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How can ed tech help students of color? -

How can ed tech help students of color?


When researchers set out to review which digital learning practices most benefit students who identify as Black, African American, Hispanic, Latinx, Latino or Latina, American Indian, Alaskan Native, Indigenous American, Native Hawaiian, or Pacific Islander, they quickly ran into a problem — there wasn’t much research to review.

“I was shocked I couldn’t find anything at first,” said Margaret Baker, a research assistant at the National Research Center for Distance Education and Technological Advancements, who spent weeks searching for relevant studies. “It blew me away — why is there not more research on underrepresented students?”

After weeks of searching, Baker and her colleagues at the National Research Center for Distance Education and Technological Advancements — a nonprofit known as DETA that was commissioned to produce a research review for the WICHE Cooperative on Educational Technologies — identified a dozen research papers that met the criteria to include in a research review. Starting with the major education journals, then smaller journals, Baker gradually turned to more obscure discipline-specific sources.


“It was quite a process,” Baker said.

One study, published in a science journal, proved to be an excellent example of the kind of research the group expected to find, said Tanya Joosten, director of DETA. But it’s likely very few people outside the discipline ever read it, she said.

“It was horrifying that we couldn’t find more,” Joosten said. “We just barely found a dozen journals, and two of those articles were articles that we had written. We were looking for interventions or changes in practice that influenced student outcomes, and we really couldn’t find much at all.”


A joint DETA and WCET report, published yesterday, highlights key findings from that small selection of peer-reviewed research. Based on available research, the report presents recommendations for administrators, staff and instructors. It also includes a background discussion about race, ethnicity and student success. The findings of the report will be discussed in a webinar for WCET members on May 20.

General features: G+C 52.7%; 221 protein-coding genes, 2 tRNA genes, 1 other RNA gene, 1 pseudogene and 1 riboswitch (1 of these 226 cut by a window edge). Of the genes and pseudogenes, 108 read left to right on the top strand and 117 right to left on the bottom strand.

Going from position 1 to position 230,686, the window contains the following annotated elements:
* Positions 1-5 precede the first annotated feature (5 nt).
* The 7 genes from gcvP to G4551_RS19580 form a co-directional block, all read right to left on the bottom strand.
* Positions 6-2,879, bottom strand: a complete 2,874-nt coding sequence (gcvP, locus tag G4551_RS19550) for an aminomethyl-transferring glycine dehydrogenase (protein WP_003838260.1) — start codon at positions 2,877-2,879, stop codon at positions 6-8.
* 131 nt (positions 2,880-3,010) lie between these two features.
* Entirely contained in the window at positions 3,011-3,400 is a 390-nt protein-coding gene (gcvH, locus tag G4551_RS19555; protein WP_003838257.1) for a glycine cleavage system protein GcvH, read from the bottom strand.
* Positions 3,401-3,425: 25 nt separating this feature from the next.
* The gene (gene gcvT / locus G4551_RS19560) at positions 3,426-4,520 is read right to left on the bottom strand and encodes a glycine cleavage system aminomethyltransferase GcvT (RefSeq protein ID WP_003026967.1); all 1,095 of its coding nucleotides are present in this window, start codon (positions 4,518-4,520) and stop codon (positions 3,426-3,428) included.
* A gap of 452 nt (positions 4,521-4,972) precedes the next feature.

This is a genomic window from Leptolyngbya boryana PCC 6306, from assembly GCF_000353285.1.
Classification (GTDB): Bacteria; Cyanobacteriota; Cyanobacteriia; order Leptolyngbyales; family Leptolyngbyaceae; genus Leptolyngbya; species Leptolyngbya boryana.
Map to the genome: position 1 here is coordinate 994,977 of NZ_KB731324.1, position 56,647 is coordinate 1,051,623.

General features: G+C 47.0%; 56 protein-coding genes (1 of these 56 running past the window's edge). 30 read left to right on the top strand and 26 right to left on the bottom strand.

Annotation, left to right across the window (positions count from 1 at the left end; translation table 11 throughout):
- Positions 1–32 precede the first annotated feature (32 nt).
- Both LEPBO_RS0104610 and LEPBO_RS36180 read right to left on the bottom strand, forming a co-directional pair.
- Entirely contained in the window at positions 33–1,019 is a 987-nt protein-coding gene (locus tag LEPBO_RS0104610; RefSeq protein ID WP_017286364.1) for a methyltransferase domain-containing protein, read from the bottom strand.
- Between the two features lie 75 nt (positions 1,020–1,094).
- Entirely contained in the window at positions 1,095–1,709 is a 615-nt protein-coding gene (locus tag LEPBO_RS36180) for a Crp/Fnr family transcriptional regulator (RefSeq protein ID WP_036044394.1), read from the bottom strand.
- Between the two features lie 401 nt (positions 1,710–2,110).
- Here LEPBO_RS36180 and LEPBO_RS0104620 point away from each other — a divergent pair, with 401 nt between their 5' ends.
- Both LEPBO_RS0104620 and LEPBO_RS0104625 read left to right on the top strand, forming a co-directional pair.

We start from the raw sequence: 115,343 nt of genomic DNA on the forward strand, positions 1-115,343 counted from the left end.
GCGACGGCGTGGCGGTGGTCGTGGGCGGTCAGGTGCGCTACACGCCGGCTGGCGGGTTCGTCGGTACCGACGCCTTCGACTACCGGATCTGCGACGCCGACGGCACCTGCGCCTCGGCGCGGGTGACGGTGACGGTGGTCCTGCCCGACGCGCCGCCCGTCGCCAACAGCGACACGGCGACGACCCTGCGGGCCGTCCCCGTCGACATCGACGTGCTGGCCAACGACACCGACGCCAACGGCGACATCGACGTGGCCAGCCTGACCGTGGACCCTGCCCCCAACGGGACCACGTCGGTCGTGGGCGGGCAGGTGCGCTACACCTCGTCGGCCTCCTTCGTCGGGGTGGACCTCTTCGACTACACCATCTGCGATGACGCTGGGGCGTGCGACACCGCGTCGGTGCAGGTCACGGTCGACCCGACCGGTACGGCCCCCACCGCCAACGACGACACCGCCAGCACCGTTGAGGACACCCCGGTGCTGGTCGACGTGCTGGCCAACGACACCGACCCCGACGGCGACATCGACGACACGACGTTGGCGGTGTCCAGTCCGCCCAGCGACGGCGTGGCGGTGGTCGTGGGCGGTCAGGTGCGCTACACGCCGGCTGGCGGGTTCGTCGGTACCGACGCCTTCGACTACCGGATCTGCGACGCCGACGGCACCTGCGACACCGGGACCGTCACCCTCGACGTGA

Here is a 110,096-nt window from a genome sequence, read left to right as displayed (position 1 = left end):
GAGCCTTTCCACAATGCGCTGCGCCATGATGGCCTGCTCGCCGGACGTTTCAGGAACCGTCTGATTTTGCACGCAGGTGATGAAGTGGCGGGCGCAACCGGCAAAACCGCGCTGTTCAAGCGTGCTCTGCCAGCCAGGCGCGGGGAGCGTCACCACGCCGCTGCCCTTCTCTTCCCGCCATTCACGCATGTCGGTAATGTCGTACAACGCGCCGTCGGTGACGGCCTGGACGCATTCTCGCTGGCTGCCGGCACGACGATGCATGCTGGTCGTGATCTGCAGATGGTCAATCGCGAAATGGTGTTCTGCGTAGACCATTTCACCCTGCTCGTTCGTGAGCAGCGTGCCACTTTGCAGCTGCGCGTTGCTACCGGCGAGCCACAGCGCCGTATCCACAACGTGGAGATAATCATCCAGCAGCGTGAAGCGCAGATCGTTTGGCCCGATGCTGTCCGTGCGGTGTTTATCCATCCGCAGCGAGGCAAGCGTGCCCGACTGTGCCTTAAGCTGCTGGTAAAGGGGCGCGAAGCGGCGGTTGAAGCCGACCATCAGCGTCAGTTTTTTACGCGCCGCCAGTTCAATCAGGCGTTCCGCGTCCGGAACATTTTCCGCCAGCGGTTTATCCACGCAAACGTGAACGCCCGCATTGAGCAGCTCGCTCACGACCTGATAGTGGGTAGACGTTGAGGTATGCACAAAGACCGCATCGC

The background section of the report will be particularly important for readers to review in order to understand the context that propelled the report and its findings, said Lindsey Harness, a co-author of the report and assistant professor of communication and technology at Alverno College, a liberal arts college in Wisconsin that is also a Hispanic-serving institution.

The report will be particularly meaningful to instructors who teach a majority of learners who identify racially or ethnically as Black, African American, Hispanic, Latinx, Latino or Latina, Native or Indigenous American, including American Indian, Alaskan Native, Native Hawaiian, or Pacific Islander, Harness said. But she said that “every institution should be committed to creating equitable spaces of education for all learners, not just those who are considered their primary student population.”


For administrators and staff, the report recommends investigating institutional structures that might be impeding the success rates of all students before investing in more student support services — which is often the go-to solution. For faculty and instructors, the report recommends considering a more “culturally inclusive curriculum when possible” and also discusses benefits of blended learning, which combines face-to-face instruction with the use of online resources.

Joosten is a big proponent of blended learning, as it allows students to process information in their own time and at their own pace.

The COVID-19 pandemic made the digital divide between different students difficult to ignore, particularly when students were displaced from institutional student housing and a good internet connection, the report said. It recommended that students have access to technology and broadband both on campus and in their homes.


Research exists that looks at the success of students generally with different teaching approaches and tools. But it would be highly beneficial for the research to focus on students who already face the greatest barriers to success, Joosten said.

“While we did have some strong findings of strategies that work well for these underrepresented groups, this whole process really highlighted that we need to focus in on these groups in the future,” Baker said. “I was shocked there wasn’t more research available.”

Part of the reason there hasn’t been more research is a lack of funding, Joosten said. She said that DETA has struggled to secure funding to carry out research focused on educational technology and learning outcomes for racially minoritized students in the past, often losing out to projects that tackled trendier research areas. Now she is hopeful that more research centered on equity and inclusion may be funded, but she isn’t sure how long the wave of interest will last.


“Thank God people are paying attention to our Black and brown family and friends now, and hopefully we can continue on that effort,” Joosten said.

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